The indigenous people of Mexico are being shown in a different light,
held within a black-and-white landscape, unable to speak but having so much to
They are the people of photographer Alejandra Platt's exhibit that is currently visiting the Yuma Art Center, 254 S. Main St. In her exhibit called "En el Nombre de Dios," Platt sets out to give voice through visuals to Mexico's native people, men and women whose customs and costumes, facial features and faith often seem unchanged since years before the Spanish set foot in North America.
"The goal is to strip away the romantic or idealized vision of indigenous people and portray them as they really are," said Santiago Ballina with the Mexican Consulate office in Yuma. "This exhibit gives people a chance to look at a different side of Mexico. Sometimes people don't know the diversity that we have in our country, the ethnic varieties and linguistic varieties."
The Mexican Consulate, which Ballina serves as interim consul, brought "En el Nombre de Dios" to the Yuma Art Center. The exhibit of 50 images will remain on display through the end of the month.
"The exhibit's title means 'In the Name of God,' which appears to be a religious title, but it is not at all," Ballina said. "It is more about finding the soul of indigenous people in Mexico."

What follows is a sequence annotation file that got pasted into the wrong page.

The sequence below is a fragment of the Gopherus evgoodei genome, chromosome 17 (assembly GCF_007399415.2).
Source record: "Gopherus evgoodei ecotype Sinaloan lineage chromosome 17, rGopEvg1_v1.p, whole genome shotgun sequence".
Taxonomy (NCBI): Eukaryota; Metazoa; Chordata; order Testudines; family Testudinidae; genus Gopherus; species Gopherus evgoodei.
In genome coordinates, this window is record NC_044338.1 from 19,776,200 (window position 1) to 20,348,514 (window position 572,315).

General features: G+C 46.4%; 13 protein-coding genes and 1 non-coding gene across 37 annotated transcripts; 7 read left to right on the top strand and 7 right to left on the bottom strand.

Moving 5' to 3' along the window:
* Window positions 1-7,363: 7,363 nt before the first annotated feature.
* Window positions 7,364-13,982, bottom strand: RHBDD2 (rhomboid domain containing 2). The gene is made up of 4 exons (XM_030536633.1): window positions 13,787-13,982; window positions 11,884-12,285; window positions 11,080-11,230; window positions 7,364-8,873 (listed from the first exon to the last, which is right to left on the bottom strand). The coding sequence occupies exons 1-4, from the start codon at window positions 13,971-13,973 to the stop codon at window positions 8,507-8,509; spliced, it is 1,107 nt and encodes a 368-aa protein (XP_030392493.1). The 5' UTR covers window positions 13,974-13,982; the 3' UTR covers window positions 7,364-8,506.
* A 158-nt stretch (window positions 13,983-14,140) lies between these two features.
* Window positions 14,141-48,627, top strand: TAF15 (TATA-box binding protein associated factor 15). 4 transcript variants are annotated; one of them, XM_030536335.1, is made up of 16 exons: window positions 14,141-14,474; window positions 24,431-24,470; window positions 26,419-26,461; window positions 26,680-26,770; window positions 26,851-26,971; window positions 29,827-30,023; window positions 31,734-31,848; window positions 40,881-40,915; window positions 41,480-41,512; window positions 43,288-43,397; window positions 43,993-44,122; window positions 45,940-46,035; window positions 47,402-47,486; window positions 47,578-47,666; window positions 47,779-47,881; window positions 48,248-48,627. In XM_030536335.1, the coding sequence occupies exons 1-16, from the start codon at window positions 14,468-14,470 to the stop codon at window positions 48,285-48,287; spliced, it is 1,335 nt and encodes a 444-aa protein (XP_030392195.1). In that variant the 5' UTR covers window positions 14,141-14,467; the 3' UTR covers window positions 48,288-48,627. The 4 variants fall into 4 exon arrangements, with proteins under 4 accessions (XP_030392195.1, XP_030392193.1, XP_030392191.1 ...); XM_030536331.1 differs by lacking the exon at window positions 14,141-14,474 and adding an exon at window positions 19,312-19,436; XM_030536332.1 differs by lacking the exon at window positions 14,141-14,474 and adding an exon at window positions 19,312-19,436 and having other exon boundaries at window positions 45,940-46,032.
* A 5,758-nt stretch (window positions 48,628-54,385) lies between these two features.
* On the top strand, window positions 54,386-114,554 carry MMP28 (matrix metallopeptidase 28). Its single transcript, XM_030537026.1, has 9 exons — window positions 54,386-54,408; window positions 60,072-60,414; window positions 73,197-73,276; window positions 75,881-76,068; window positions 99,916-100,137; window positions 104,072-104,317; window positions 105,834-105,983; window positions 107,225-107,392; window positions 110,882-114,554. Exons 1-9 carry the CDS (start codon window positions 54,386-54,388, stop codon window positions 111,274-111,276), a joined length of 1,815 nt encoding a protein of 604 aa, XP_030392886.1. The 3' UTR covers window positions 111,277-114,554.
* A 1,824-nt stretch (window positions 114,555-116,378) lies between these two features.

The photographs are the fruits of seven years that Platt spent traveling throughout Mexico. Ten states are represented in the collection of images.
Ballina's favorite photo is one showing a young girl living in the state of Sonora, just south of Yuma.
"The girl has such a beautiful face. The photo was taken in 1994. I just wonder where this girl is now and what is in her life. In the photograph she just has a sweet look and I love it."
Platt grew up in Hermosillo, Son., but now lives in Tucson. She has shown her work throughout the U.S., along with exhibitions in Mexico City, Australia, Denmark and Norway.
Her work has been shown in books such as "160 Years of Photography in Mexico." Photos from "En el Nombre de Dios" have been published in a book by the same name.
"She does a lot of work with indigenous subjects. She had a huge artistic edge to her work, which honestly I love," Ballina said, adding that he also appreciates the black-and-white approach to visual storytelling. "It gives them more of a blunt feeling, but at the same time it is very realistic. It gives a nostalgic feeling to the photos, and it's very nice."
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